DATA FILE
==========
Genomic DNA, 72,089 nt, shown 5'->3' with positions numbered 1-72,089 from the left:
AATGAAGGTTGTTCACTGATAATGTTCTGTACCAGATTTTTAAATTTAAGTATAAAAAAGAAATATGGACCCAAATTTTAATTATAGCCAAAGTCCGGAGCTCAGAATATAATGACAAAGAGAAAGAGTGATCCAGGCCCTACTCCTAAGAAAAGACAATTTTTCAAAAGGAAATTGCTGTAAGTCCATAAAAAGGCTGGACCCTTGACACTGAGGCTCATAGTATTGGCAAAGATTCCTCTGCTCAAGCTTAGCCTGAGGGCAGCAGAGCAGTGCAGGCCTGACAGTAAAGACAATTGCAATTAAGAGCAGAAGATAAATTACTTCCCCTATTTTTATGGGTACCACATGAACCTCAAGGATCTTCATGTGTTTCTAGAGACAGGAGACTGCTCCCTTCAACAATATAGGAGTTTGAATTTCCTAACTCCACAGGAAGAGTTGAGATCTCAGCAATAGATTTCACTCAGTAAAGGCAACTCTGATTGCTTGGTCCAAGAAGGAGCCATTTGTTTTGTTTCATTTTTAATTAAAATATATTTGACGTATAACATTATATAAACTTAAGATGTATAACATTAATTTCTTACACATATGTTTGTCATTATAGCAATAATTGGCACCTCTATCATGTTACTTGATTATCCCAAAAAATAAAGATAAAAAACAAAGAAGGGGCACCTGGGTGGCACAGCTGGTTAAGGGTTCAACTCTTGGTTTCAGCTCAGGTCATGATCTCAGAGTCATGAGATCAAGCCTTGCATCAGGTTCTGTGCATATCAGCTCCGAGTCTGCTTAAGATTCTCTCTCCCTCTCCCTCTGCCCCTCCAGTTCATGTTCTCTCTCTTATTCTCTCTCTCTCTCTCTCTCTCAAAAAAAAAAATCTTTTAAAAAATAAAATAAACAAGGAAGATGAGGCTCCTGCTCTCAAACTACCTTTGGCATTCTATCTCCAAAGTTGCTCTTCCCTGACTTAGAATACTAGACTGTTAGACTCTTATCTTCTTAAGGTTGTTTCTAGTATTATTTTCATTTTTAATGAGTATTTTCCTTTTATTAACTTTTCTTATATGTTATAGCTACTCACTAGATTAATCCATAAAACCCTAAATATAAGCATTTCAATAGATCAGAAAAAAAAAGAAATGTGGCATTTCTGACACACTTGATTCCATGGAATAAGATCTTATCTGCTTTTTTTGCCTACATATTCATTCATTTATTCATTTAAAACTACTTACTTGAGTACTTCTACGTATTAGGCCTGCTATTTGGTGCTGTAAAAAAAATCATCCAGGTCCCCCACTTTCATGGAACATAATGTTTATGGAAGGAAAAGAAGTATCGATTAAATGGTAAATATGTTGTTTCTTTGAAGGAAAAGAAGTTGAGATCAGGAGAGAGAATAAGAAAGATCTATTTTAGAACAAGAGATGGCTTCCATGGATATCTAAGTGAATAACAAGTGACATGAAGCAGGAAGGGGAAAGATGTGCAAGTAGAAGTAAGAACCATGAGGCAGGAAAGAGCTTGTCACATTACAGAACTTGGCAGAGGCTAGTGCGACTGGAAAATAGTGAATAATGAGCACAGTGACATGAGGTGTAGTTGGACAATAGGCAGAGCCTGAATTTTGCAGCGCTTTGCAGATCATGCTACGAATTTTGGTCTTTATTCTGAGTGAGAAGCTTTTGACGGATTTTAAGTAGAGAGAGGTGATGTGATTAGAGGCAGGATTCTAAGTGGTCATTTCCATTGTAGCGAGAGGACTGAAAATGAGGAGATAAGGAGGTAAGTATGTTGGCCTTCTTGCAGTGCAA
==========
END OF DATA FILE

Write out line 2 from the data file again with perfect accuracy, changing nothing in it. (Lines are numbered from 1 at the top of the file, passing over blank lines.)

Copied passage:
AATGAAGGTTGTTCACTGATAATGTTCTGTACCAGATTTTTAAATTTAAGTATAAAAAAGAAATATGGACCCAAATTTTAATTATAGCCAAAGTCCGGAGCTCAGAATATAATGACAAAGAGAAAGAGTGATCCAGGCCCTACTCCTAAGAAAAGACAATTTTTCAAAAGGAAATTGCTGTAAGTCCATAAAAAGGCTGGACCCTTGACACTGAGGCTCATAGTATTGGCAAAGATTCCTCTGCTCAAGCTTAGCCTGAGGGCAGCAGAGCAGTGCAGGCCTGACAGTAAAGACAATTGCAATTAAGAGCAGAAGATAAATTACTTCCCCTATTTTTATGGGTACCACATGAACCTCAAGGATCTTCATGTGTTTCTAGAGACAGGAGACTGCTCCCTTCAACAATATAGGAGTTTGAATTTCCTAACTCCACAGGAAGAGTTGAGATCTCAGCAATAGATTTCACTCAGTAAAGGCAACTCTGATTGCTTGGTCCAAGAAGGAGCCATTTGTTTTGTTTCATTTTTAATTAAAATATATTTGACGTATAACATTATATAAACTTAAGATGTATAACATTAATTTCTTACACATATGTTTGTCATTATAGCAATAATTGGCACCTCTATCATGTTACTTGATTATCCCAAAAAATAAAGATAAAAAACAAAGAAGGGGCACCTGGGTGGCACAGCTGGTTAAGGGTTCAACTCTTGGTTTCAGCTCAGGTCATGATCTCAGAGTCATGAGATCAAGCCTTGCATCAGGTTCTGTGCATATCAGCTCCGAGTCTGCTTAAGATTCTCTCTCCCTCTCCCTCTGCCCCTCCAGTTCATGTTCTCTCTCTTATTCTCTCTCTCTCTCTCTCTCTCAAAAAAAAAAATCTTTTAAAAAATAAAATAAACAAGGAAGATGAGGCTCCTGCTCTCAAACTACCTTTGGCATTCTATCTCCAAAGTTGCTCTTCCCTGACTTAGAATACTAGACTGTTAGACTCTTATCTTCTTAAGGTTGTTTCTAGTATTATTTTCATTTTTAATGAGTATTTTCCTTTTATTAACTTTTCTTATATGTTATAGCTACTCACTAGATTAATCCATAAAACCCTAAATATAAGCATTTCAATAGATCAGAAAAAAAAAGAAATGTGGCATTTCTGACACACTTGATTCCATGGAATAAGATCTTATCTGCTTTTTTTGCCTACATATTCATTCATTTATTCATTTAAAACTACTTACTTGAGTACTTCTACGTATTAGGCCTGCTATTTGGTGCTGTAAAAAAAATCATCCAGGTCCCCCACTTTCATGGAACATAATGTTTATGGAAGGAAAAGAAGTATCGATTAAATGGTAAATATGTTGTTTCTTTGAAGGAAAAGAAGTTGAGATCAGGAGAGAGAATAAGAAAGATCTATTTTAGAACAAGAGATGGCTTCCATGGATATCTAAGTGAATAACAAGTGACATGAAGCAGGAAGGGGAAAGATGTGCAAGTAGAAGTAAGAACCATGAGGCAGGAAAGAGCTTGTCACATTACAGAACTTGGCAGAGGCTAGTGCGACTGGAAAATAGTGAATAATGAGCACAGTGACATGAGGTGTAGTTGGACAATAGGCAGAGCCTGAATTTTGCAGCGCTTTGCAGATCATGCTACGAATTTTGGTCTTTATTCTGAGTGAGAAGCTTTTGACGGATTTTAAGTAGAGAGAGGTGATGTGATTAGAGGCAGGATTCTAAGTGGTCATTTCCATTGTAGCGAGAGGACTGAAAATGAGGAGATAAGGAGGTAAGTATGTTGGCCTTCTTGCAGTGCAA